The Carchive: The '82 Skoda Range

Today we sit at the cutting edge of motoring, but getting here has been an arduous journey. There have been many diversions, pitfalls and breakdowns on the way, and quite a few wrong turns. There were stretches of the trip which will be fondly remembered, and periods which will be spoken of only in hushed tones. Join me now as we revisit another footnote in the long story of Car. Welcome back to The Carchive.
Last week we were gasping at disbelief at how the ’98 Buick Riviera was marketed squarely at the grey dollar. Today we head back sixteen years to look at Skoda’s improved range for ’82, which held a very different appeal.

“You’re looking at Britain’s top value for money car. And now the new 1982 Skodas are better equipped than ever”
Rising from the ashes of an abortive alliance with Wartburg to replace the 353 model and Skoda’s old 100/110 series at a stroke, the new for ’76 Type 742 may have been bodily all new, but mechanically all was pretty damn similar to what had gone before. Around 1981 the range, known as Estelle, was promoted to Super status and enjoyed a raft of subtle improvements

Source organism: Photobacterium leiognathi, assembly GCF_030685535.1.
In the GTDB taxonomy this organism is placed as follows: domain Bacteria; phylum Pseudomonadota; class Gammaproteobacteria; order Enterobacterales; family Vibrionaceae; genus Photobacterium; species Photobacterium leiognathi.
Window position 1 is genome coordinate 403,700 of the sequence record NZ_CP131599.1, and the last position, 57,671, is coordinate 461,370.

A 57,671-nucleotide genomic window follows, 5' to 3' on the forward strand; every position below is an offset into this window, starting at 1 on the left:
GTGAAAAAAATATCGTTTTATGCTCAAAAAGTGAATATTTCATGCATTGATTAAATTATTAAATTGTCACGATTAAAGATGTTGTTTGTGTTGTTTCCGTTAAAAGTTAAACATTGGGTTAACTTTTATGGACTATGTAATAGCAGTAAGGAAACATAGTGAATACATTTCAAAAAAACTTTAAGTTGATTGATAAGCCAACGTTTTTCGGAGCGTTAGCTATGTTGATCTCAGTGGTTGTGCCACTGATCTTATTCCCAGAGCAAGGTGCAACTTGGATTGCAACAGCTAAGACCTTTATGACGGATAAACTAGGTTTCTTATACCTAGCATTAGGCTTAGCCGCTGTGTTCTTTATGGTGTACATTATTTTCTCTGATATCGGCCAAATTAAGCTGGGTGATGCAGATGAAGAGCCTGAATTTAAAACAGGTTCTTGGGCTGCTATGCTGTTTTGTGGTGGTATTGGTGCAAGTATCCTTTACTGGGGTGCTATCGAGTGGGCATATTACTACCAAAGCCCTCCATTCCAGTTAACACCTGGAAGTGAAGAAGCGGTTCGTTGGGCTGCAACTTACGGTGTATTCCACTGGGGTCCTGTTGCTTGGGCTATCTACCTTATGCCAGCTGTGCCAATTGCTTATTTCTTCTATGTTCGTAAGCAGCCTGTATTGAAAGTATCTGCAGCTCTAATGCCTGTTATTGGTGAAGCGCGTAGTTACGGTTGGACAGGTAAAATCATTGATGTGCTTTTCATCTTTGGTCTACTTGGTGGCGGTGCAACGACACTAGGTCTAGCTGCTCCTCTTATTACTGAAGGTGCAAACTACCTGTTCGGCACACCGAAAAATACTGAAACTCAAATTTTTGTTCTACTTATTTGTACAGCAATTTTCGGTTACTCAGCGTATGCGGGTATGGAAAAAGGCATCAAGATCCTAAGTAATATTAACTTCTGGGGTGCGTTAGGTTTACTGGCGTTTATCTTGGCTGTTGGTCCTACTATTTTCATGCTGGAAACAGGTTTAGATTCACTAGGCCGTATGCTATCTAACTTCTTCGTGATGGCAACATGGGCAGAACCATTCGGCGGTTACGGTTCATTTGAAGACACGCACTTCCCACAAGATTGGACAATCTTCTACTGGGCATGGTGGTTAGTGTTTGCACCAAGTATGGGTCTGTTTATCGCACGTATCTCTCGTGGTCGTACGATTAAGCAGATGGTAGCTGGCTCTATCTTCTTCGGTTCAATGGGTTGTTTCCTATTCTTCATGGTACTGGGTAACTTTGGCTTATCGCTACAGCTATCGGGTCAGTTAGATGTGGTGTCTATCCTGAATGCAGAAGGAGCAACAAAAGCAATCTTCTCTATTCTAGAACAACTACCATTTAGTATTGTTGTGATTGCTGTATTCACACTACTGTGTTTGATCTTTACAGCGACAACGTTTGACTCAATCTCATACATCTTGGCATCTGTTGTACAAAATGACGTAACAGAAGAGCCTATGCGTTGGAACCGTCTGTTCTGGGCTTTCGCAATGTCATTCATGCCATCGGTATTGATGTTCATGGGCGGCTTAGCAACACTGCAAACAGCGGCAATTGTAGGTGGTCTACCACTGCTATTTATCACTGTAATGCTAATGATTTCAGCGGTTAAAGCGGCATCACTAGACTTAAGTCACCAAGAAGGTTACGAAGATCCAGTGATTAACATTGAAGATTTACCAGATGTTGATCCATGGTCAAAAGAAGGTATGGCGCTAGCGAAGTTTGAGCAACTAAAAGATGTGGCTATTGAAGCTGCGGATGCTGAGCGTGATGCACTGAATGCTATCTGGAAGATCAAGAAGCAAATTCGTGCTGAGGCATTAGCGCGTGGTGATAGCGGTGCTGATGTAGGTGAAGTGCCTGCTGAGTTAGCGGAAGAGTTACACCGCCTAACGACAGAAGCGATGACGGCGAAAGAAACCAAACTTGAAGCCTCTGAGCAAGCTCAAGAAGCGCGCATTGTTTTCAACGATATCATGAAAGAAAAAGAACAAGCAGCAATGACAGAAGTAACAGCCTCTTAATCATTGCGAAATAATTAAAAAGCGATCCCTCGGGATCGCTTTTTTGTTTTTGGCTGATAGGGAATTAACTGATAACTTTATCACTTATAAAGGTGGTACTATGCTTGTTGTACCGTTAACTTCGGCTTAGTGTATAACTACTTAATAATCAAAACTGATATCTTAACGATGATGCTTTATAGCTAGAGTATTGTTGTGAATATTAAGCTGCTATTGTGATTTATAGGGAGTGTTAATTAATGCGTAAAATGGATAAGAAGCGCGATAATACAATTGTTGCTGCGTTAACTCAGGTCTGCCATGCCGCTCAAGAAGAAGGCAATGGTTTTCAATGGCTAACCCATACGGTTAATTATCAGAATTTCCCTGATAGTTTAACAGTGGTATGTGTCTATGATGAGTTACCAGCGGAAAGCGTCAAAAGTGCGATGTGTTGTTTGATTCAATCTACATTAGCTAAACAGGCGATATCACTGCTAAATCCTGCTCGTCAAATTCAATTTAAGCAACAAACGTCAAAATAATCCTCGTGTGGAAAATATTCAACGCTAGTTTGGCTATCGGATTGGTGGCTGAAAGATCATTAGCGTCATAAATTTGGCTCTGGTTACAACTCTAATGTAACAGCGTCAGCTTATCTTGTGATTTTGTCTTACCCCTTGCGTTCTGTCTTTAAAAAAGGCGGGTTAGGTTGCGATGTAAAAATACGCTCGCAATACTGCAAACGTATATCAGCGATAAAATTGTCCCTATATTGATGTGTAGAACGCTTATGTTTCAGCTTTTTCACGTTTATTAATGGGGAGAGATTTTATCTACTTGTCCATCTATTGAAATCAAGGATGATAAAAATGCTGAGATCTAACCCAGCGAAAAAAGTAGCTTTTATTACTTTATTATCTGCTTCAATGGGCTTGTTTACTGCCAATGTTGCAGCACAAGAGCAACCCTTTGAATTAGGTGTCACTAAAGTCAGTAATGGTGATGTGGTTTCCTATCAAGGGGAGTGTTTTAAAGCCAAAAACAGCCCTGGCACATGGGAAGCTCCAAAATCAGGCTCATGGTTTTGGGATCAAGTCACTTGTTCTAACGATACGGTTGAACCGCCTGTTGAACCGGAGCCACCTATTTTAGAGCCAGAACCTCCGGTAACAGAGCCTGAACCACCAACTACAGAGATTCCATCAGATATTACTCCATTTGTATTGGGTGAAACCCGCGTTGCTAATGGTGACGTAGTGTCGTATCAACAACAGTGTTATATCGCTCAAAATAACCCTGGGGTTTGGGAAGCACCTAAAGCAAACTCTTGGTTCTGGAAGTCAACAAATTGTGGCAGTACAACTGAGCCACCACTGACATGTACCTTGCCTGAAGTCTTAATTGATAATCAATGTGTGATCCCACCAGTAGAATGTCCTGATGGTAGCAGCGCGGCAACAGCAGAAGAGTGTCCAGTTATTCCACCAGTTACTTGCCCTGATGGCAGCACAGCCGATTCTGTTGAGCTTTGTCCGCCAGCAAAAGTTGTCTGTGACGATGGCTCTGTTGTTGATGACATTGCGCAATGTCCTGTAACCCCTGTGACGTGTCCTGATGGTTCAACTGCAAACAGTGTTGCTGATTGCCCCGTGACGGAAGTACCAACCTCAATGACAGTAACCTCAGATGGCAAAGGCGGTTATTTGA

The roster of juicy bits’n pieces that Skoda were justly proud of included “the latest” rack and pinion steering, British radial-ply tyres, Servo-assisted, dual-circuit brakes and suspension modifications, for reasons which will be mentioned in a minute.
“Rally proven reliability, you can’t beat it”
Skoda had a clear competitive edge in international rallying with the Estelle. The handling shortcomings of the swing-axle rear suspension which could be absolutely lethal in inexpert hands translated into a brilliantly mobile rear end when on loose surfaces. Oversteer was available on demand when it was needed. The trouble was that said oversteer was also somewhat dominant when it was least expected.
“You’ll find more space in a Skoda than some cars costing twice or three times the price”
Completely true, this. The Skoda Estelle had far more interior room than the Ferrari 308 of the same year. On the UK market the Ford Escort-sized Skoda wouldn’t even put put a Fiesta sized dent in your finances, and this was central to the appeal of the car in this country.